- For all DDR memory (DDR, DDR2, and DDR3), a new designation was introduced to identify that twice the data was being transferred with each bus clock cycle.
- The number following the DDR-, DDR2-, and DDR3- prefixes is the data transfer rate (twice the bus frequency).
- For example, DDR-400 matches a bus frequency of 200 MHz; DDR2-800 has a bus frequency of 400 MHz; and DDR3-1600 has a bus frequency of 800 MHz.
- For DDR past 150 MHz (and for all DDR2 and DDR3 memory), the PC- designation was changed to identify the bandwidth instead of a number derived from the bus frequency.
- The bandwidth is 16 times the bus frequency, or 8 times the DDR- designation.
- For example, DDR-400 has a bandwidth of 3200 MBs (PC-3200); DDR2-800 has a bandwidth of 6400 MBs (PC-6400); and DDR3-1600 has a bandwidth of 12800 MBs (PC-12800).
- For a brief time, the double-frequency designation used the PC- prefix for early DDR modules. For example, PC-200 used with DDR indicates a bus frequency of 100 MHz, not a bandwidth of 100 MBs (PC-200 is equivalent to DDR-200 which is equivalent to PC-1600).
Note: When listing the frequency, the frequency value usually indicates the front side bus frequency, not the internal frequency used by the memory.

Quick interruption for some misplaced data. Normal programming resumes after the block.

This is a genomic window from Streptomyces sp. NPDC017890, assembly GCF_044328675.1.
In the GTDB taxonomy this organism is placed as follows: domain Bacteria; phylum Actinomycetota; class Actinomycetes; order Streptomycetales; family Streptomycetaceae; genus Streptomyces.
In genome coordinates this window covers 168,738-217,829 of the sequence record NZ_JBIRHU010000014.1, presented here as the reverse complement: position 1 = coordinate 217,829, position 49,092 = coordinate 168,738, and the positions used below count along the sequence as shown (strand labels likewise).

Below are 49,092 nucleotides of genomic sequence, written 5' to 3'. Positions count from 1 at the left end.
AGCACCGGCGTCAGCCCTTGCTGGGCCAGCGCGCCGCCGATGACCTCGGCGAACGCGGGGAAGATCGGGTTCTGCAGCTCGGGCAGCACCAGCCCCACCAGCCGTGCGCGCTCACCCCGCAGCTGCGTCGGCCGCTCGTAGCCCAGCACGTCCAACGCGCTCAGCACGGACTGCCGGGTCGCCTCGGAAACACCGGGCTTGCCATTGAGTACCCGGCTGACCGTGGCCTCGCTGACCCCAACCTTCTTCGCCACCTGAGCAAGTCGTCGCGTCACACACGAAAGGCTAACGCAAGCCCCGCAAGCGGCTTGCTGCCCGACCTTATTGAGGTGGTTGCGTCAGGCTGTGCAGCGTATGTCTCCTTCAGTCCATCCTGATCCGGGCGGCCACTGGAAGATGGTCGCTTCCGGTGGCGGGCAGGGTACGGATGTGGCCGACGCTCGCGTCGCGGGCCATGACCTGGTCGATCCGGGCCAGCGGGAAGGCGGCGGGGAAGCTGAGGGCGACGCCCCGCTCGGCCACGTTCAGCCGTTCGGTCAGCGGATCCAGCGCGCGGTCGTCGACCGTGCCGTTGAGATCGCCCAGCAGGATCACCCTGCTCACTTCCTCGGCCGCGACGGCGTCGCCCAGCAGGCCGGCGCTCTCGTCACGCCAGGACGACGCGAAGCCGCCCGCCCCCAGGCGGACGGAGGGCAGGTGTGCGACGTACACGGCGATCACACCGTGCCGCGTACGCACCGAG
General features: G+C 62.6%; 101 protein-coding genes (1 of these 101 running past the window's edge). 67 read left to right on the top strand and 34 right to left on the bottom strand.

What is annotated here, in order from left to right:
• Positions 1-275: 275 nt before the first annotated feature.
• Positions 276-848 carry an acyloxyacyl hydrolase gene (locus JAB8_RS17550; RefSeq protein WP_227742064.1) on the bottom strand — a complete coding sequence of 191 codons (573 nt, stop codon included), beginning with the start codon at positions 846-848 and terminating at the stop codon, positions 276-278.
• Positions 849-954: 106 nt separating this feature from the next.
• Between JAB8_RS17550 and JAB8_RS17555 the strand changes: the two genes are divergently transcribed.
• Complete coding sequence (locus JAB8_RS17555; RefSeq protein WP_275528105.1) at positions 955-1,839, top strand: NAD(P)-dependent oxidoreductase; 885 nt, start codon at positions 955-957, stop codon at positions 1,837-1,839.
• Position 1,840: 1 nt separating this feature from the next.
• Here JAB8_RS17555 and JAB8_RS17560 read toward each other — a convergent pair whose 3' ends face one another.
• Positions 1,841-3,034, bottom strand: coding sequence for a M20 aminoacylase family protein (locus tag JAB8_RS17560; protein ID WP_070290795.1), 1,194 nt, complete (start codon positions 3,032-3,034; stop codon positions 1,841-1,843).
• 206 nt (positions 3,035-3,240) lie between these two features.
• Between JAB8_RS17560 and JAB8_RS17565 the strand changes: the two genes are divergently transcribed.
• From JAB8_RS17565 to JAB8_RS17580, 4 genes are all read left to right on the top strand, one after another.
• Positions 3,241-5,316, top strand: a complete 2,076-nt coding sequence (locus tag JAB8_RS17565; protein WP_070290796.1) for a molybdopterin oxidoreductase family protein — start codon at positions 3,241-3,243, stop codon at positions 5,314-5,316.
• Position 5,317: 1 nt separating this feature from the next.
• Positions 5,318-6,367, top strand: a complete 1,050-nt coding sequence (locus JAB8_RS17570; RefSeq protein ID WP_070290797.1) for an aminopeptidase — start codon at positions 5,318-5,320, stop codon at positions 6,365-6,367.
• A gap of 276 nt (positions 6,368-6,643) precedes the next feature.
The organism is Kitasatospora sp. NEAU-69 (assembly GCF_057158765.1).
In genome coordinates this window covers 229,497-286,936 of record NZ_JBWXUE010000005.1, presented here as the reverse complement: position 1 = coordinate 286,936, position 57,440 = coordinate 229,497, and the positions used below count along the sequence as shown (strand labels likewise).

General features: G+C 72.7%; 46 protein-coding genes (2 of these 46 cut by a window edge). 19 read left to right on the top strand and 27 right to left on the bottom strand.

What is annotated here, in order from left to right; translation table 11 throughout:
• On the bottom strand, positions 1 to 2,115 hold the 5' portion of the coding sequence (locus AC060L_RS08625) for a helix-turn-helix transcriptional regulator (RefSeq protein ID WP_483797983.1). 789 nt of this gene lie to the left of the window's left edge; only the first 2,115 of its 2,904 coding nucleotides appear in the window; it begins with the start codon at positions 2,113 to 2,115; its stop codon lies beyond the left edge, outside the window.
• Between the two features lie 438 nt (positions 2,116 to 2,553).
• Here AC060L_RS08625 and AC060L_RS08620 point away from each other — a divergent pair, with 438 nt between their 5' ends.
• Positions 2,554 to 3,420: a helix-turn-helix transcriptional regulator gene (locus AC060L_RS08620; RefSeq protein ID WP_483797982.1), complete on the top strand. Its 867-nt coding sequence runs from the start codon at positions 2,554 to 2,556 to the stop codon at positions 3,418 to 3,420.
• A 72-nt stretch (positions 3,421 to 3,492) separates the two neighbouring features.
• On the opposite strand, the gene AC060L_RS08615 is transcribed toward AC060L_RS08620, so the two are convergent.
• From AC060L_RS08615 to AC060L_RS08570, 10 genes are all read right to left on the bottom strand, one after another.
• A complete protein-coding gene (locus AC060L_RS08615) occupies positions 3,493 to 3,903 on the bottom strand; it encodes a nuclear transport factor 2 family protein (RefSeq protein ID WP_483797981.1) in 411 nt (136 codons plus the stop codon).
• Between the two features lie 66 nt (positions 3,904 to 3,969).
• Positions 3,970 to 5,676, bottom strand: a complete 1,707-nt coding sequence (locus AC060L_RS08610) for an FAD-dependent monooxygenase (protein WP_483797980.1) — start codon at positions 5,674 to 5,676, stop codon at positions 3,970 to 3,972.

The following table lists the various memory speed designations for the most common memory types.
||PC-200 or PC-1600 or DDR-200
||PC-266 or PC-2100 or DDR-266
||PC-2700 or DDR-333
||PC-3200 or DDR-400
||PC2-3200 or DDR2-400
||PC2-4200/4300 or DDR2-533
||PC2-5300/5400 or DDR2-667
||PC2-6400 or DDR2-800
||PC2-8500/8600 or DDR2-1066
||PC3-6400 or DDR3-800
||PC3-8500 or DDR3-1066
||PC3-10600/10666 or DDR3-1333
||PC3-12800 or DDR3-1600
||PC3-14400 or DDR3-1800
||PC3-16000 or DDR3-2000
When comparing the speed of memory modules, be aware of the following:
- The most useful comparison between most DDR modules will be to compare the amount of data that can be transferred per second (bandwidth), as indicated by the PC- designations. For example, PC-3200 will always indicate a "faster" memory module than one with a PC-2700 rating.
- PC- numbers up to PC-266 identify the frequency (or double the frequency), not the bandwidth. For example, a PC-266 module has a greater bandwidth than a PC-1600 module (PC-266 = PC-2100).
- Comparing DDR- numbers can also give you an idea of the relative bandwidth. For example, DDR-600 can transfer more data than a DDR2-400 module.
- The bandwidth identifies a theoretical maximum that the memory can transfer in a given time period, and is directly related to the front size bus frequency.